“You see it all over our city, but I think definitely in our restaurants and our hotels it’s those last minute cancellations, business that they’re anticipating. They get that schedule, they see those games, they’re trying to staff up, they’re building budgets around that so our entire hospitality sector gets impacted by things like this,” said Galloway.
“Rider events are the games that we plan forward to months in advance. We make sure the staff can’t book off the days just because we know we are going to get slammed pre-game and post-game. It’s huge for us; we look forward to it every year.
“Last year obviously was a little different with COVID but this year was supposed to be the first normal year back so it’s tough to know that we might be losing some of those games, if not all of them. The numbers don’t lie, they are some of our busiest days of the year.”
Even vendors at Mosaic Stadium like Fresh Carnival are stuck managing 40 staff members and preparing perishable food items for an event that may or may not happen this coming long weekend.
“We do plan as far ahead as possible for that so we do have all this extra product coming in which is already hard enough to find these days with all the other factors out there in the world,” said Burton.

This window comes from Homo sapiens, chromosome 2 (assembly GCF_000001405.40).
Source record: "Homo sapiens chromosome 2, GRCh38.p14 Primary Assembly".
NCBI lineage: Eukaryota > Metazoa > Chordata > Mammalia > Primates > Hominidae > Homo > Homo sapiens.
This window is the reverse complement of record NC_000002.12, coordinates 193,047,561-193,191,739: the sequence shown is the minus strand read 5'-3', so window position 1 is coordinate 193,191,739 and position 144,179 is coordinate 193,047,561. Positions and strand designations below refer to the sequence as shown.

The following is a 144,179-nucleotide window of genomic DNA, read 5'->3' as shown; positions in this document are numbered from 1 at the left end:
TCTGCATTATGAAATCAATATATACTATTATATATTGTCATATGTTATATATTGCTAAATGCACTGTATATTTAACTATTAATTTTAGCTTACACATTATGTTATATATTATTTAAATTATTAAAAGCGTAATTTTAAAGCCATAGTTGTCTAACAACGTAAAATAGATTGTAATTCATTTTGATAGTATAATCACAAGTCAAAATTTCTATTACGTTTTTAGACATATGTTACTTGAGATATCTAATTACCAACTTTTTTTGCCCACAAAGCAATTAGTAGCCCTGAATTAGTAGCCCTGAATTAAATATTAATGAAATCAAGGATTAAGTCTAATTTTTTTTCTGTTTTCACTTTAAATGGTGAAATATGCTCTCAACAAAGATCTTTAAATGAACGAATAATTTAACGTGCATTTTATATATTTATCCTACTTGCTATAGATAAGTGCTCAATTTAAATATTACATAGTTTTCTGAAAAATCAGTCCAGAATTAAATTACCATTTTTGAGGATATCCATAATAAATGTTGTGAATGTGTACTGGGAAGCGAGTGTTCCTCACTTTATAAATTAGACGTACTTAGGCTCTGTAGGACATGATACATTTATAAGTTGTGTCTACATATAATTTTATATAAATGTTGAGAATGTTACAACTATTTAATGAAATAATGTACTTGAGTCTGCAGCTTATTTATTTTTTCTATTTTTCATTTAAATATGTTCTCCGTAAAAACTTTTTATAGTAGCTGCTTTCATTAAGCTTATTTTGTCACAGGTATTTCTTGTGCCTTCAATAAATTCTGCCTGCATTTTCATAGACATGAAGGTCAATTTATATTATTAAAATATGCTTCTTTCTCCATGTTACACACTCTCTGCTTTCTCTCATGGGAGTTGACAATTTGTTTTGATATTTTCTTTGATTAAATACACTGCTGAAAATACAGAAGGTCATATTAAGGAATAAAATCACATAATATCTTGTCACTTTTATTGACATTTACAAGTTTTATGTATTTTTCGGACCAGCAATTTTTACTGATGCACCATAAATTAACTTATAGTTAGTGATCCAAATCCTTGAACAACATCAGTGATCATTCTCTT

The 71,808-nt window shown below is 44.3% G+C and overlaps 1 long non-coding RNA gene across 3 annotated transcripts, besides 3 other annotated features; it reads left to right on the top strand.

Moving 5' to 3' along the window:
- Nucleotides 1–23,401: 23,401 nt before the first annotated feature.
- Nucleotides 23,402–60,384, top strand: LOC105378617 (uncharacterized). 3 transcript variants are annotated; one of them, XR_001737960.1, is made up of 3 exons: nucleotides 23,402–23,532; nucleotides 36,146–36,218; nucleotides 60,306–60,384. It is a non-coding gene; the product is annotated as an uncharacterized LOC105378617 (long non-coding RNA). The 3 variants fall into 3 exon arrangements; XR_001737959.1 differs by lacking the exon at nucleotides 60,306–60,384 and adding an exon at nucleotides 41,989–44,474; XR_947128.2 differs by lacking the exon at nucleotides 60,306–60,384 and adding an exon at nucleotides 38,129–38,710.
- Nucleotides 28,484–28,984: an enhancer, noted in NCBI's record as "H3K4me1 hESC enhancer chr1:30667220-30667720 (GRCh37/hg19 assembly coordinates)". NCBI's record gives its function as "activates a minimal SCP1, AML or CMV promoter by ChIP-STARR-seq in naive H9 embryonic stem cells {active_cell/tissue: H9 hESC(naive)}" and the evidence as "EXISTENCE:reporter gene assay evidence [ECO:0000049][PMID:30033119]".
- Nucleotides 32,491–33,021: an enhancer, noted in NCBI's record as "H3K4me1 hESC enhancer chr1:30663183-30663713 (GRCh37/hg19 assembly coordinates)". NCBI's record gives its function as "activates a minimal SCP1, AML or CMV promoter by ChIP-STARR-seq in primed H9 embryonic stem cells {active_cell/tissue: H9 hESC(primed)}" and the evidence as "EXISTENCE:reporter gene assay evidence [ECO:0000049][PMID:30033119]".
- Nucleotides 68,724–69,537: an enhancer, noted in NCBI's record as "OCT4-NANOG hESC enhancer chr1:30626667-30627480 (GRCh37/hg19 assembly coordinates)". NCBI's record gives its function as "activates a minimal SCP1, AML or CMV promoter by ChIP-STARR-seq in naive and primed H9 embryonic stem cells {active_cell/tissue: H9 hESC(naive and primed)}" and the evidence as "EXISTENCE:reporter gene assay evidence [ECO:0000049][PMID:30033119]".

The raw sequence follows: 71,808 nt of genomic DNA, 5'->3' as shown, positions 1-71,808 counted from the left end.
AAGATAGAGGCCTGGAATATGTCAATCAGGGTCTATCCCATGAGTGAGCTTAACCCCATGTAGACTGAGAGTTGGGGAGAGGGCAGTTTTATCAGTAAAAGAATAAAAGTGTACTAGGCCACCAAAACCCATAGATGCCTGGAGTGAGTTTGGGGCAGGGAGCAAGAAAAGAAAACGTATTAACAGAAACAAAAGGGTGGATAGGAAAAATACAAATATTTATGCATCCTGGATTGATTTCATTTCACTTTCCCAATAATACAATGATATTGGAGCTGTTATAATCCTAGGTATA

“But for us to plan so far ahead and then to have it just not happen last minute it makes you stand back a bit and shows how volatile the industry can be and how all the little events around a city like Regina make such a big difference.”
But the biggest boost for Regina’s economy will come in November when the city hosts the Grey Cup and its accompanying festival.
“The Grey Cup is very significant. We’ve hosted it three times in Regina in the past. This time we actually have 10 more hotels, over 1,000 new rooms, so it’s big. We’re projecting a sellout at this point so it’s a massive event for our city,” said Galloway.
After two tough pandemic years, businesses are hoping for a quick solution to the latest collective bargaining situation.
“The timing couldn’t be worse, obviously, and that goes without saying. I mean, after coming out of COVID and after going through a year that’s kind of week-by-week where we don’t know what to expect, to see the finish line or whatever that may be and think, ‘Oh we have this first Rider pre-season game coming up’ and everyone is talking about it and then all of a sudden for it to be pulled out from under our feet, it’s disappointing,” said Burton.
Focus Saskatchewan: CFL Struggles
© 2022 Global News, a division of Corus Entertainment Inc.